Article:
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I played hundreds of hours of DOSGAMES(.exe) and loved them dearly, but I've found that PC games tend to be really hard to go back to. They would often have amazing graphics, expansive worlds or complex mechanics, but they were almost never polished. Something like the original Super Mario Bros, which does one thing very well, is still fun to replay despite the fact that it's fairly primitive by platformer standards. But all the PC RPGs and sim games with their comparatively fancy graphics and huge missions just feel super clunky today. PC gaming in the early 90s was like living in the future of games, which was cool at the time, but in 2017 I'll almost always go for a console game if I want a retro fix.

There are a few exceptions! DOOM is one of the best games ever made and still plays magnificently nearly 25 years later (oh my god). Heroes of Might and Magic III is one of my favorite strategy games and I don't feel like it was ever improved on substantially. The Quest for Glory games are a great series of semi-open RPG/adventure games with lots of charm and I swear I'm going to replay them all at some point. Prince of Persia, Out of this World and Flashback all got their starts on one kind of computer or another and they're still really fun to play. And who has never lost an entire afternoon to a game of Civilization?

As someone who always had computers in the house (my dad loves the things and has since the early 80s), I've also been exposed to countless shareware and freeware games. There aren't very many that I'd go back to willingly, but I loved sifting through the trash to find the occasional gem and shareware eventually lead to the modern indie game movement, which is awesome. The really weird period is that space in the late 90s/early 2000s when shareware had kind of disappeared, but the great Indie Revival wasn't yet underway. I remember stumbling onto a bunch of neat PC freeware games made by a young Derek Yu, who would eventually go on to mastermind Spelunky. Heck, even the original version of Spelunky kind of fits into that period! But aside from him and (the phenomenal) Cave Story, I can't say that I played a lot of computer indie games between 1995 and 2005. Which I guess is fine, because this thread is about old DOS games, oops.
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Old 04-18-2017, 02:57 PM
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man i totally never even thought about warcraft 2. there were a few things like that, which i only played after getting windows 95 or 98 or whatever even though they were absolutely still dos games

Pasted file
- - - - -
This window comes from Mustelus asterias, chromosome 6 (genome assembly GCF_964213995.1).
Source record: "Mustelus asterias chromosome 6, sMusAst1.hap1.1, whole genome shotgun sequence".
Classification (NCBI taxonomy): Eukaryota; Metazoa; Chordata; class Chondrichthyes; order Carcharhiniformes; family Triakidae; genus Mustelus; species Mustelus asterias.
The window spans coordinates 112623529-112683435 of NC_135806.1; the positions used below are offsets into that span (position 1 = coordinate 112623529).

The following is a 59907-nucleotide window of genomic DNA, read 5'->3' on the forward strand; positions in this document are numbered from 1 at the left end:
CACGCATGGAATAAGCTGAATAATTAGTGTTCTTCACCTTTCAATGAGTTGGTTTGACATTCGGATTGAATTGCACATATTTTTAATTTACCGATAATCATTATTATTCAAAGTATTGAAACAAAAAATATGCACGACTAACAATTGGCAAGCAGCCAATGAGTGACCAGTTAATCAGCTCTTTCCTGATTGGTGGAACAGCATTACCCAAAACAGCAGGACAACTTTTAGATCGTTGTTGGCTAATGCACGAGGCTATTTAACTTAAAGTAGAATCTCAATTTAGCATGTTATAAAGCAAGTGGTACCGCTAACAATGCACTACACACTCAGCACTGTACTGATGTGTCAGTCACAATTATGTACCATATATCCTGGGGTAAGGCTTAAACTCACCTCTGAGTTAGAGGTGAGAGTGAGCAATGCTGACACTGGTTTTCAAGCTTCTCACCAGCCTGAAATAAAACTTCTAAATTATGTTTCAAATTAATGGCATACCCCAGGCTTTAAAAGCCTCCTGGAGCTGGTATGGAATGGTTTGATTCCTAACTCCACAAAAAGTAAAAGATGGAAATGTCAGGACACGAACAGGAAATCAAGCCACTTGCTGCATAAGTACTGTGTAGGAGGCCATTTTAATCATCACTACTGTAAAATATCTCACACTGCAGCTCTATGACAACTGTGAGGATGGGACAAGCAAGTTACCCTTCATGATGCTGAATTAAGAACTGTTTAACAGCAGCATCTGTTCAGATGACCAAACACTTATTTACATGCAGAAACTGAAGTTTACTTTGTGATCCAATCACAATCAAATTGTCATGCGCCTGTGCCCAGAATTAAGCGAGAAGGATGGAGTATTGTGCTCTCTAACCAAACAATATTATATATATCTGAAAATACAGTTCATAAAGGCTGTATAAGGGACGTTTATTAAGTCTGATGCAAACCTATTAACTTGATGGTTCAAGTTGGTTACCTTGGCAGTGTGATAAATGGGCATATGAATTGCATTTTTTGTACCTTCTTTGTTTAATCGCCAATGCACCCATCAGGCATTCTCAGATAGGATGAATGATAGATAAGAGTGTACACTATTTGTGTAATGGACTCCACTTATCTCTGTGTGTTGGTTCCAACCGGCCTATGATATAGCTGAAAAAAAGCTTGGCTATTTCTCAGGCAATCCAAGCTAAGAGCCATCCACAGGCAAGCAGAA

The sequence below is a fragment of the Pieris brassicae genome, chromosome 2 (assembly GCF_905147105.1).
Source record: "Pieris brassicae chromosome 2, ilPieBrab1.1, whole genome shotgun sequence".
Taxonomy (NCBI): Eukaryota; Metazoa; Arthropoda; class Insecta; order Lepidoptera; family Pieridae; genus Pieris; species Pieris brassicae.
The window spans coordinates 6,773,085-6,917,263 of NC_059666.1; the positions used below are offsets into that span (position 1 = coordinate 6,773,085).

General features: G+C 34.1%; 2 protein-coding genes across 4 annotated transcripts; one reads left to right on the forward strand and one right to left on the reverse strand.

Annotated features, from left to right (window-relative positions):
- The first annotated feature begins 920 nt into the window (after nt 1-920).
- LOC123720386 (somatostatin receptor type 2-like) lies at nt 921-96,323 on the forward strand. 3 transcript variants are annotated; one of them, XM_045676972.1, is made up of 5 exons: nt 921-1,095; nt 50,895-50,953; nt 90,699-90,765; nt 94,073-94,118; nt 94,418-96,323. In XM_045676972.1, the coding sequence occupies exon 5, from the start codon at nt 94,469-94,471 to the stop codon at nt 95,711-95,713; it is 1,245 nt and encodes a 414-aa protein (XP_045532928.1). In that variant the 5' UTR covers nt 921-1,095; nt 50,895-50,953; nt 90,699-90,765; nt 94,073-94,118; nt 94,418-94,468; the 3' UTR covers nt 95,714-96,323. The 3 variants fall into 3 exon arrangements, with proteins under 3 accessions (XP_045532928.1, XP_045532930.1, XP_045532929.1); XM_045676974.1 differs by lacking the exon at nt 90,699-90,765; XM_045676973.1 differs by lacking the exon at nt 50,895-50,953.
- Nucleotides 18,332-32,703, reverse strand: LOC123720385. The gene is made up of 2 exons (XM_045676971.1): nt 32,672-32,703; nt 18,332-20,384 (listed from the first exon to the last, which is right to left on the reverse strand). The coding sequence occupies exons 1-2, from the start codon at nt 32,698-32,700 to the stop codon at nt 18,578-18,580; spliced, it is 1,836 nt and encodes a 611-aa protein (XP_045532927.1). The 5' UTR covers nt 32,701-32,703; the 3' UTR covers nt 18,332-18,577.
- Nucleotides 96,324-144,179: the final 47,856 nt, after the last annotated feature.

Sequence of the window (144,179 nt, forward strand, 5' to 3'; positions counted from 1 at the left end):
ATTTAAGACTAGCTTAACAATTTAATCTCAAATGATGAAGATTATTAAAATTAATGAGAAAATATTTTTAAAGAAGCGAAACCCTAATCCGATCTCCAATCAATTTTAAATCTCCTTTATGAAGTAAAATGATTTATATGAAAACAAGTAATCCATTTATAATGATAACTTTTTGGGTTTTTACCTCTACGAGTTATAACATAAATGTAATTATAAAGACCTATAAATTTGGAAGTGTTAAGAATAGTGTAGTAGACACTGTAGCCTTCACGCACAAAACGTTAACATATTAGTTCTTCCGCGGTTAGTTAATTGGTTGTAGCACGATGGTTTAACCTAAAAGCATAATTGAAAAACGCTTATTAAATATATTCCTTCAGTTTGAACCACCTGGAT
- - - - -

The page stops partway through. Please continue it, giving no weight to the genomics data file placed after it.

we also had a shareware sokoban for dos. i liked it but i wasn't patient enough for some of the hardest levels
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Old 04-18-2017, 02:59 PM
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I didn't get a PC until college, which would have been... 1996. It was an absolute beast for DOS games, though. Pentium 166 MHz, with 24MB of RAM (that we upgraded to 80MB), and a SBPro/MPU-401 sound card. Cool stuff. It also came with a limited version of Descent II, and one of the early DirectX games, Fury3.

I remember fighting with those AUTOEXEC.BAT and CONFIG.SYS files a lot. Especially with games that expected there to not be any EMS. Ultima VII and Star Control 2, you had to fight for enough bytes to run them. I never finished the former, but the latter got a ton of playtime. So did Betrayal at Krondor, a game I still need to finish.

I also remember being astoundingly disappointed at the Mega Man PC games, so much so that I ended up returning them. (Young me thought, "Mega Man, it must be good!" Hahaha NOPE.) Ditto the port of Street Fighter II. To Capcom's credit, the port of SSFII Turbo is aces.

Last edited by Sarge; 04-18-2017 at 03:10 PM.
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Old 04-18-2017, 03:03 PM
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Zool baby
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Old 04-18-2017, 03:06 PM
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For those of you reading who have no idea what we are talking about when it comes to memory management here is an excellent introduction
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Old 04-18-2017, 03:07 PM
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I wasn't quite young enough, or at least not around old non-Mac PCs enough, as a kid to really have to deal too much with DOS games directly. Generally I launched those sorts of games through, say, Win 3.1. Most of the time they worked quite nicely, though we had a couple BusyTown games that we could never quite seem to get working right with the sound and music together at the same time. One had only music, one had only sound effects. One of the nicest things about DOSBox is how most of those issues can be abstracted away with the power of emulation.